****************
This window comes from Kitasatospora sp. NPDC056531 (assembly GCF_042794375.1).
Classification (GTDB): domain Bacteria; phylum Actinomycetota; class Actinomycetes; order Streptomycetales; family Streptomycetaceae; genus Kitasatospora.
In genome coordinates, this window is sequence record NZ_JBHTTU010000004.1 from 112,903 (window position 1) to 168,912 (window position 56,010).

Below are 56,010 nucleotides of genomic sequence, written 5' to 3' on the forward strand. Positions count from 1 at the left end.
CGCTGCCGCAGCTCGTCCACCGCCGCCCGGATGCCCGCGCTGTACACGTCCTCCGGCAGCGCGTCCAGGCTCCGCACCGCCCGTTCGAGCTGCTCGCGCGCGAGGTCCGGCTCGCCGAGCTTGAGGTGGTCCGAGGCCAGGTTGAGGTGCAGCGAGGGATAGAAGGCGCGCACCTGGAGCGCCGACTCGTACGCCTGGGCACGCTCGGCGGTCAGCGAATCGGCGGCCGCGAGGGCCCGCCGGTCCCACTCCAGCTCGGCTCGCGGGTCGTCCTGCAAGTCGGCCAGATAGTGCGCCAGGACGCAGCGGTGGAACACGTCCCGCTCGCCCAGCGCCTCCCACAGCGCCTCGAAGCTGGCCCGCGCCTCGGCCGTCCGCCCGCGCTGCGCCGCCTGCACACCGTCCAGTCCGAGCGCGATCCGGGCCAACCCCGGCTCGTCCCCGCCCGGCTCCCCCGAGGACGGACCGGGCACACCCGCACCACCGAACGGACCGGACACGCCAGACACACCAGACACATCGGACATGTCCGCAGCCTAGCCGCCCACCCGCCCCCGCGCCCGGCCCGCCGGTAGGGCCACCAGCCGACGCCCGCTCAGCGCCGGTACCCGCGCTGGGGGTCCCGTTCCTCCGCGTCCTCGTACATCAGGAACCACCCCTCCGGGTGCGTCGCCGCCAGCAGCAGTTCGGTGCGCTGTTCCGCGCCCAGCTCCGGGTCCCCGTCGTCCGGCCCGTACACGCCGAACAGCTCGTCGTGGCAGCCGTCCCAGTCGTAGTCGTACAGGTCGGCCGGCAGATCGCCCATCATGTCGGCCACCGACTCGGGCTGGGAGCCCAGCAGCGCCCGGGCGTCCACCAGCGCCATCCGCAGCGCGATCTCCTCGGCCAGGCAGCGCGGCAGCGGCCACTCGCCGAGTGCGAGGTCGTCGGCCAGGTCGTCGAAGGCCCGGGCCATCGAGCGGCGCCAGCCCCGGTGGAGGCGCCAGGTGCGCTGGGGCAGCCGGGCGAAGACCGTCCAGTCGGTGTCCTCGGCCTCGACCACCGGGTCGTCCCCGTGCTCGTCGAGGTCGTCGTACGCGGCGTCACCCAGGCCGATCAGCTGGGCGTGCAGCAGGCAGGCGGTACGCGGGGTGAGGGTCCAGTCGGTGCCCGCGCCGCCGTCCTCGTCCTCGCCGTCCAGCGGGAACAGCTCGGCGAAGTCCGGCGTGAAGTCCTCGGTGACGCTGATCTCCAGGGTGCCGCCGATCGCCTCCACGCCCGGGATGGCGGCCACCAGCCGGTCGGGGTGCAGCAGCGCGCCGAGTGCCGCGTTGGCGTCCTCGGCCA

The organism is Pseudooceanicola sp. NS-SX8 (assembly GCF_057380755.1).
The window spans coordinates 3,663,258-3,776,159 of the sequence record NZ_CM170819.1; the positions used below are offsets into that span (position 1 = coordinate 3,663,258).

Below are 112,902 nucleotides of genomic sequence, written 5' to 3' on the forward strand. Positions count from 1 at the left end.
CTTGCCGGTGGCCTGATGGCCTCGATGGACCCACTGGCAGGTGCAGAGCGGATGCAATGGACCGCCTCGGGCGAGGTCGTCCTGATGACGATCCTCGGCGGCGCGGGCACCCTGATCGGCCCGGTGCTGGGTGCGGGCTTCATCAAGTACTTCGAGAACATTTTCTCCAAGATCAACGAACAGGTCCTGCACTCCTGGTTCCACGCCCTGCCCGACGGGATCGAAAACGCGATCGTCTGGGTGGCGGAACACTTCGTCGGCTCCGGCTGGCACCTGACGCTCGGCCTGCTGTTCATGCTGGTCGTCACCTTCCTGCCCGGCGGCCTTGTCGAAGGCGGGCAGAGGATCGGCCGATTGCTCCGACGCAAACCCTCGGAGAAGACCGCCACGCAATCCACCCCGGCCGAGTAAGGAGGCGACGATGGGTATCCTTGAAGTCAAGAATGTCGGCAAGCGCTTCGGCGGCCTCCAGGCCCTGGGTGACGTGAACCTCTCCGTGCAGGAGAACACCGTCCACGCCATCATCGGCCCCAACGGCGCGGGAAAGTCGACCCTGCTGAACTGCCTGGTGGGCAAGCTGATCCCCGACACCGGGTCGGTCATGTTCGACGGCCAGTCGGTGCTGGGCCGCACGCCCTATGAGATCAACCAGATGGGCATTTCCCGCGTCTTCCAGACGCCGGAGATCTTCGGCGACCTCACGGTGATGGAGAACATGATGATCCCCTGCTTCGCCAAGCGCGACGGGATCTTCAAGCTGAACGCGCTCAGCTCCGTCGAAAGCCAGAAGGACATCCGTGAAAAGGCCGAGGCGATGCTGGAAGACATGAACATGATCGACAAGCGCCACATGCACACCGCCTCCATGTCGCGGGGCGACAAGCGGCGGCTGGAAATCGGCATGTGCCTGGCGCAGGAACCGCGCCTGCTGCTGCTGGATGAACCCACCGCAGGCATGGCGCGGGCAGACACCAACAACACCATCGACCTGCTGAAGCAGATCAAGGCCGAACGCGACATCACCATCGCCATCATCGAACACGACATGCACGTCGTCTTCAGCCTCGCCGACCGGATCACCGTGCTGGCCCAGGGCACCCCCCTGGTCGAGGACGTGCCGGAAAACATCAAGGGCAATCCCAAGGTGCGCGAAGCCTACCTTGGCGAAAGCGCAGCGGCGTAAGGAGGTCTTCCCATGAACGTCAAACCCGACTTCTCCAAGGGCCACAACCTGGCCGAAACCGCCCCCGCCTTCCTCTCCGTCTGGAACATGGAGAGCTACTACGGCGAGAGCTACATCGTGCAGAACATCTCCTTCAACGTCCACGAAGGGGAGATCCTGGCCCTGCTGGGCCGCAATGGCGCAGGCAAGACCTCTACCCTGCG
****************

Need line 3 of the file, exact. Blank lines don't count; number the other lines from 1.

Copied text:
In genome coordinates, this window is sequence record NZ_JBHTTU010000004.1 from 112,903 (window position 1) to 168,912 (window position 56,010).